• Sale of a Business: Noncompete clauses can still be part of a bona fide sale of a business or of a person’s ownership interest in a business.
  • Franchisee-Franchisor: If you are a franchisor, you can still enter a noncompete clause with the franchisee as part of the franchisee-franchisor relationship. But this exception is limited to that relationship—it does not apply to individuals who work for either a franchisee or franchisor.
  • Concurrent Employment: The final rule only applies to a worker seeking or accepting work that would begin after the current work ends, meaning the rule does not affect otherwise valid restrictions on working for another company at the same time a worker is working for your business—but make sure such a restriction does not prohibit, penalize, or prevent a current worker from seeking new work or starting a business that would begin after their work for you ends.
  • Existing Cause of Action: The final rule does not apply if a cause of action related to a noncompete clause accrues prior to the effective date of the rule. If one of your workers has already violated their noncompete, you should consult with employment counsel because you may have legal options available to you.

Does the Ban Apply to My Business?

While the final rule applies nationwide, the FTC’s regulatory authority is restricted in a number of ways that will limit the scope of the final rule. The FTC is “empowered and directed to prevent persons, partnerships, or corporations . . . from using unfair methods of competition in or affecting commerce,” but that power does not extend to certain banks, savings and loan institutions, federal credit unions, common carriers, or to persons, partnerships, or corporations that are subject to the Packers and Stockyards Act. Also, the FTC’s defines a “corporation” as an entity that is “organized to carry on business for its own profit or that of its members.” But as the FTC explained when announcing the rule, courts have held that whether an entity is organized for profit is a multi-factor inquiry that looks at more than just whether the entity claims or qualifies for non-profit status under the Internal Revenue Code. While the final rule might not apply to your business if it is organized as a non-profit, you should consult with employment counsel before deciding whether you are required to comply with the rule.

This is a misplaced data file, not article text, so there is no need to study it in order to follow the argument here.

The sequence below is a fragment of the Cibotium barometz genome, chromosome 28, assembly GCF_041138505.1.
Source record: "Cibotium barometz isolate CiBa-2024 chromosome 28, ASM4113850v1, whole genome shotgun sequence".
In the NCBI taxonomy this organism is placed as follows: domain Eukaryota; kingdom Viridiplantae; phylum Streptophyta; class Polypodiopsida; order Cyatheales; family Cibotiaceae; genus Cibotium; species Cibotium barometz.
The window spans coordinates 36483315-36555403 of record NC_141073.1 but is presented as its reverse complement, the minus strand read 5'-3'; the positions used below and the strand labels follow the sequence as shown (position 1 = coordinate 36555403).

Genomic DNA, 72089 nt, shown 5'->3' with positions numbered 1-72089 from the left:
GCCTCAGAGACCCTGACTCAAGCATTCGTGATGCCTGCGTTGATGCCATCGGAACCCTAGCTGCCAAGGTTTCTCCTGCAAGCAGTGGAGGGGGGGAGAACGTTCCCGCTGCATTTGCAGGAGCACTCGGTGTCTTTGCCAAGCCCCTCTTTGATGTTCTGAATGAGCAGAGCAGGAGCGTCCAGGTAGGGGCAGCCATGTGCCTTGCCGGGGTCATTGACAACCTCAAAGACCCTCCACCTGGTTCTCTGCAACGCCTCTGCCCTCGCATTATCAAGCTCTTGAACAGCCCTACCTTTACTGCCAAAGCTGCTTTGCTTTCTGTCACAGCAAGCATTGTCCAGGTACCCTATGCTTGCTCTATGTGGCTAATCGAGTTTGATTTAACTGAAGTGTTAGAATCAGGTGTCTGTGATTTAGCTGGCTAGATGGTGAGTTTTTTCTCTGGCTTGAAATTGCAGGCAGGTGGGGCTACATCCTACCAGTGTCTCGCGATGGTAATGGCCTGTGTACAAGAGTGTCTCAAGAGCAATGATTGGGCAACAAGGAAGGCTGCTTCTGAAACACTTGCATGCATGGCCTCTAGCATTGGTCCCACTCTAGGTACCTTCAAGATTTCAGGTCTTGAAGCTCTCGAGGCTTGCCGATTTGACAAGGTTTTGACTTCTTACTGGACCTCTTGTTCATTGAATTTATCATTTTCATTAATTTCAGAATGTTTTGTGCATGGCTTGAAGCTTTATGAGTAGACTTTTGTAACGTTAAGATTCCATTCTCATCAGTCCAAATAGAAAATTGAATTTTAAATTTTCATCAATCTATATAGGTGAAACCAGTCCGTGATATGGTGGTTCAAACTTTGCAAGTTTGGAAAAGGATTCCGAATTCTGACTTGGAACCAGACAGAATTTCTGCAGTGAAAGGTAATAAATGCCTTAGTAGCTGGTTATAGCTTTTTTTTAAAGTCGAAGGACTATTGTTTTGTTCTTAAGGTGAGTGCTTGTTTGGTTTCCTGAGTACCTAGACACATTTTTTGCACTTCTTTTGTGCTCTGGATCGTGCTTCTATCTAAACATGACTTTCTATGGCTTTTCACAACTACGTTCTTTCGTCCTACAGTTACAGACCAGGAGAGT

What Else Does the Final Rule Require?

In addition to banning most noncompete clauses, the final rule also requires employers to give notice to workers by the effective date of the rule, “that the worker’s noncompete clause will not be, and cannot legally be, enforced against the worker.” The final rule incorporates model language that can be used to provide the required notice, and use of the model language constitutes the notice required by the rule.

The notice must be delivered to the worker either by hand, by mail to the worker’s last known personal address, by email to an email that belongs to the worker (including the worker’s current work email or last known personal email), or by text message to a cell number that belongs to the worker.

What if My State Already Bans Noncompetes?